For example, sometimes I announce my projects on The Personal Excellence Blog, Twitter and Facebook, and my readers will ask me about them on an ongoing basis. It’s a great way to keep myself accountable to my plans.

8. Seek out Someone Who Has Already Achieved the Outcome

What is it you want to accomplish here, and who are the people who have accomplished this already? Go seek them out and connect with them. Seeing living proof that your goals are very well achievable if you take action is one of the best triggers for action.

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9. Re-Clarify Your Goals

If you have been procrastinating for an extended period of time, it might reflect a misalignment between what you want and what you are currently doing. Often times, we outgrow our goals as we discover more about ourselves, but we don’t change our goals to reflect that.

Get away from your work (a short vacation will be good, else just a weekend break or staycation will do too) and take some time to regroup yourself. What exactly do you want to achieve? What should you do to get there? What are the steps to take? Does your current work align with that? If not, what can you do about it?

10. Stop Over-Complicating Things

Are you waiting for a perfect time to do this? That maybe now is not the best time because of X, Y, Z reasons? Ditch that thought because there’s never a perfect time. If you keep waiting for one, you are never going to accomplish anything.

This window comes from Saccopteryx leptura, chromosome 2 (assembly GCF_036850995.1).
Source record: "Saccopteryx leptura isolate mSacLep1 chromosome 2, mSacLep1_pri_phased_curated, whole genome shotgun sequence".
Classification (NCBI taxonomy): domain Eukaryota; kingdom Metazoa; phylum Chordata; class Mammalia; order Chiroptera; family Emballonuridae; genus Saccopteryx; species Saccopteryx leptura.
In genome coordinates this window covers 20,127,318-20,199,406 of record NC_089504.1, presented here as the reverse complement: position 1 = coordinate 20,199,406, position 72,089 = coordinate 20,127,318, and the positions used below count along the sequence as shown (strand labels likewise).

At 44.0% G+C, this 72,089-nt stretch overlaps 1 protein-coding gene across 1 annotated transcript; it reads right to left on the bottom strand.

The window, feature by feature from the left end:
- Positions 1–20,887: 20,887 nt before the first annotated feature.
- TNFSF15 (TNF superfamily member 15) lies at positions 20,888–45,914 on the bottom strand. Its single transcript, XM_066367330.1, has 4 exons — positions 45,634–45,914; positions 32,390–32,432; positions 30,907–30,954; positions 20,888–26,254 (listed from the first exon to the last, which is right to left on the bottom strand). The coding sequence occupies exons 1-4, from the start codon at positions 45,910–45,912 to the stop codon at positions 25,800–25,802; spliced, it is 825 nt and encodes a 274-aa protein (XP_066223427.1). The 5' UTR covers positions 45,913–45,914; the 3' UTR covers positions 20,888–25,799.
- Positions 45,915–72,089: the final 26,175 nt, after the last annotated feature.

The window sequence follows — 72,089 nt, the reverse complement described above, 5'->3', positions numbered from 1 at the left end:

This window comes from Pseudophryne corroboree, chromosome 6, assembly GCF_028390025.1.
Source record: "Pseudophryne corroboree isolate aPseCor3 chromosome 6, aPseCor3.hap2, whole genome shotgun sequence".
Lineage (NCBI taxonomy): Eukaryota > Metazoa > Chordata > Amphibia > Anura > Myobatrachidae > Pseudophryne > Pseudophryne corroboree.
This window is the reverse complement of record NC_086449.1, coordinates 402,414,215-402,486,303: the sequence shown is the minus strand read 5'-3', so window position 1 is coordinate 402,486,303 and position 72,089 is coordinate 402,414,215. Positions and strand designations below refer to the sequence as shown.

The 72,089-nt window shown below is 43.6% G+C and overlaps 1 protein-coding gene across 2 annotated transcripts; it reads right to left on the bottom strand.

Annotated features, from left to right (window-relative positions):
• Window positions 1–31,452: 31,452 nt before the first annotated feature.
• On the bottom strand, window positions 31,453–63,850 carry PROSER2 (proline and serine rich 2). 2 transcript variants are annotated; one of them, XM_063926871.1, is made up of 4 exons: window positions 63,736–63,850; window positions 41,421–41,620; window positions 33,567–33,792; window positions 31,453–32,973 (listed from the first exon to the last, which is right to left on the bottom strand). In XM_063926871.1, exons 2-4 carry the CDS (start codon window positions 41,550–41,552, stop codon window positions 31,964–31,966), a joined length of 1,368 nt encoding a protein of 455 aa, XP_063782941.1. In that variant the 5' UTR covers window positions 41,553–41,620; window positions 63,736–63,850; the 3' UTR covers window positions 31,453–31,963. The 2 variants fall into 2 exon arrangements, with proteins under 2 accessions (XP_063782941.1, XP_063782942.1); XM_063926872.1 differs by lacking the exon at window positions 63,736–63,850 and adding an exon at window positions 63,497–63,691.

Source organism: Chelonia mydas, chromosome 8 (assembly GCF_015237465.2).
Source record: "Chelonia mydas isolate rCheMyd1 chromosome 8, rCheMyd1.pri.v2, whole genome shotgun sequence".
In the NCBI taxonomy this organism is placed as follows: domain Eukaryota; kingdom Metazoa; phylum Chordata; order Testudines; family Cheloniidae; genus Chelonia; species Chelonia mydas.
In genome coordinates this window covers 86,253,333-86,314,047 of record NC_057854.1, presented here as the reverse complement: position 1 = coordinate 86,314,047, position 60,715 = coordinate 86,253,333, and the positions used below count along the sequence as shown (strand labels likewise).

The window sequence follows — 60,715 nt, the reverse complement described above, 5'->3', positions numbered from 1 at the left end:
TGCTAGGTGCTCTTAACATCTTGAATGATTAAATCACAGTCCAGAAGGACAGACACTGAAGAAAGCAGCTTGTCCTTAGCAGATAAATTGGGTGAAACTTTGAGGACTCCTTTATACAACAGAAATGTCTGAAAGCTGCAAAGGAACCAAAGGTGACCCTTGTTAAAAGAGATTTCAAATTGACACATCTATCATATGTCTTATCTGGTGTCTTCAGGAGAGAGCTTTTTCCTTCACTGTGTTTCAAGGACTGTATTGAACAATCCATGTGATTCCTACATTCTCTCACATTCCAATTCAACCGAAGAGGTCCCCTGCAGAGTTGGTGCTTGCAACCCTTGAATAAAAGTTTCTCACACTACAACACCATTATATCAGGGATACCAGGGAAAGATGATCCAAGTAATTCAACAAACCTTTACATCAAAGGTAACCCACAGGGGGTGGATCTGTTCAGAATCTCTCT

Perfectionism is one of the biggest reasons for procrastination. Read more about why perfectionist tendencies can be a bane than a boon: Why Being A Perfectionist May Not Be So Perfect.

11. Get a Grip and Just Do It

At the end, it boils down to taking action. You can do all the strategizing, planning and hypothesizing, but if you don’t take action, nothing’s going to happen. Occasionally, I get readers and clients who keep complaining about their situations but they still refuse to take action at the end of the day.

Reality check:

I have never heard anyone procrastinate their way to success before and I doubt it’s going to change in the near future.  Whatever it is you are procrastinating on, if you want to get it done, you need to get a grip on yourself and do it.

More About Procrastination

Featured photo credit: Malvestida Magazine via unsplash.com